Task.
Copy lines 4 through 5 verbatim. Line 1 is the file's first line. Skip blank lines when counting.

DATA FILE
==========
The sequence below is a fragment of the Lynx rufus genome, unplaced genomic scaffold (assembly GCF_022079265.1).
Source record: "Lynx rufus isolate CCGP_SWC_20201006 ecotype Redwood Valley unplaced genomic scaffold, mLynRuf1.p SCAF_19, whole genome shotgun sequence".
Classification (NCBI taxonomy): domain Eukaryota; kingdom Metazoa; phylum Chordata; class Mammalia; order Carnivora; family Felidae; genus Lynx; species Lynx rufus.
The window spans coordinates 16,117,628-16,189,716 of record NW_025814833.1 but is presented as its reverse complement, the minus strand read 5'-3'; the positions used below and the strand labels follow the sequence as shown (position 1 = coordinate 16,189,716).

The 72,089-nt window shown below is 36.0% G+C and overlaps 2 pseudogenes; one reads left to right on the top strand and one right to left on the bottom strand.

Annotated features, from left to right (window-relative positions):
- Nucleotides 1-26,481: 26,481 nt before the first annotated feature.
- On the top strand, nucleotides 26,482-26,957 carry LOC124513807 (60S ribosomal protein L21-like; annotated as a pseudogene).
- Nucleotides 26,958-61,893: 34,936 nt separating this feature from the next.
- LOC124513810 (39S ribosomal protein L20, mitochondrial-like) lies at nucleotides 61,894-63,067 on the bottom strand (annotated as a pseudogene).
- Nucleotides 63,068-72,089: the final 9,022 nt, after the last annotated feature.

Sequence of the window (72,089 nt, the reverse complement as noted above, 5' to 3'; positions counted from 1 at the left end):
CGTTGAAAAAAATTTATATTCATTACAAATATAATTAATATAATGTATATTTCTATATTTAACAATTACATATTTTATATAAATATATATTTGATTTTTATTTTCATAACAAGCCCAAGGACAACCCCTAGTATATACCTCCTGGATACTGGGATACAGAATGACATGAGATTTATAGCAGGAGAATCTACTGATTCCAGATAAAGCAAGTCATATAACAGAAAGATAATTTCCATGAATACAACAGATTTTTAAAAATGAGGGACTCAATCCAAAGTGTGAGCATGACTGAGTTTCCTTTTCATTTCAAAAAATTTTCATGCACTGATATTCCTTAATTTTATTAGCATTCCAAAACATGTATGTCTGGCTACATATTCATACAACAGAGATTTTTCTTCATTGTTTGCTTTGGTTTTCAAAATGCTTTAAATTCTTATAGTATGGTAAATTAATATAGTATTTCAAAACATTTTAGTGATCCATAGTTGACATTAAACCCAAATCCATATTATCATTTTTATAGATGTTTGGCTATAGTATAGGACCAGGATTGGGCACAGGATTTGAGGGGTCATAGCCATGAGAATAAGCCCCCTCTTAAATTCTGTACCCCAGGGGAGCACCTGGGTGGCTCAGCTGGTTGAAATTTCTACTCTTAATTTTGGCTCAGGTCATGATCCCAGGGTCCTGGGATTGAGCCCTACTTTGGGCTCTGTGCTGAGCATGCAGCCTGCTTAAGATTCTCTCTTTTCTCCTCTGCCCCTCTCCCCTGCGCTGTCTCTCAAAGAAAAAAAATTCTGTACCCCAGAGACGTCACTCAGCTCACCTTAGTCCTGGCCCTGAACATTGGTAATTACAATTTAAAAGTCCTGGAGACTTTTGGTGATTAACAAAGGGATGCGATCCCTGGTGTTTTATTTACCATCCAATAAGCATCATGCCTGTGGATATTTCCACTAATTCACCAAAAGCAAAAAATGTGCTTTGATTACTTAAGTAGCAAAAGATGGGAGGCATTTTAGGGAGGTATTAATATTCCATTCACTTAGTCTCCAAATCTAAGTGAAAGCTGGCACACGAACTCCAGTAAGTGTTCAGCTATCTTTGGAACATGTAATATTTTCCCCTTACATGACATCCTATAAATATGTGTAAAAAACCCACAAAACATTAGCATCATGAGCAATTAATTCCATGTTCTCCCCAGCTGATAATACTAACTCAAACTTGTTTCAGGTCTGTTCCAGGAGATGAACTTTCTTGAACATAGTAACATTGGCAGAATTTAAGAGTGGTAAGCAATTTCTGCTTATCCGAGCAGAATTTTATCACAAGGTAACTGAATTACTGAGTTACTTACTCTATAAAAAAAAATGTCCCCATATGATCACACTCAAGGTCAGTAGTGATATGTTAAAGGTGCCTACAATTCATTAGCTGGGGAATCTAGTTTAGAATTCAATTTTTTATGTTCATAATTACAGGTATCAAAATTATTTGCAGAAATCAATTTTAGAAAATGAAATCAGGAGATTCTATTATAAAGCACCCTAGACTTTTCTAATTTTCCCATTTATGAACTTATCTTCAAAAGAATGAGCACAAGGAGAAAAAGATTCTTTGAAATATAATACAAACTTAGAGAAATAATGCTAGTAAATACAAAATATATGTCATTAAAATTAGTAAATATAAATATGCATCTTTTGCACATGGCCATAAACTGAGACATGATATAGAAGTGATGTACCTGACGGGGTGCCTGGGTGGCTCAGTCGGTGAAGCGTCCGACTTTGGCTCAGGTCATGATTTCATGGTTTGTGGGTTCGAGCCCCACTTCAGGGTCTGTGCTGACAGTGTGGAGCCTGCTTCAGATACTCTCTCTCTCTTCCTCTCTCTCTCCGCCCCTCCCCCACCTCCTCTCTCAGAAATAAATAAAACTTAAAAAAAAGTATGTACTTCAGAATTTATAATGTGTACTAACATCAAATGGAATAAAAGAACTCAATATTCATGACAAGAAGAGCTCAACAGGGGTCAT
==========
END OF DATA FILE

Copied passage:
The window spans coordinates 16,117,628-16,189,716 of record NW_025814833.1 but is presented as its reverse complement, the minus strand read 5'-3'; the positions used below and the strand labels follow the sequence as shown (position 1 = coordinate 16,189,716).

The 72,089-nt window shown below is 36.0% G+C and overlaps 2 pseudogenes; one reads left to right on the top strand and one right to left on the bottom strand.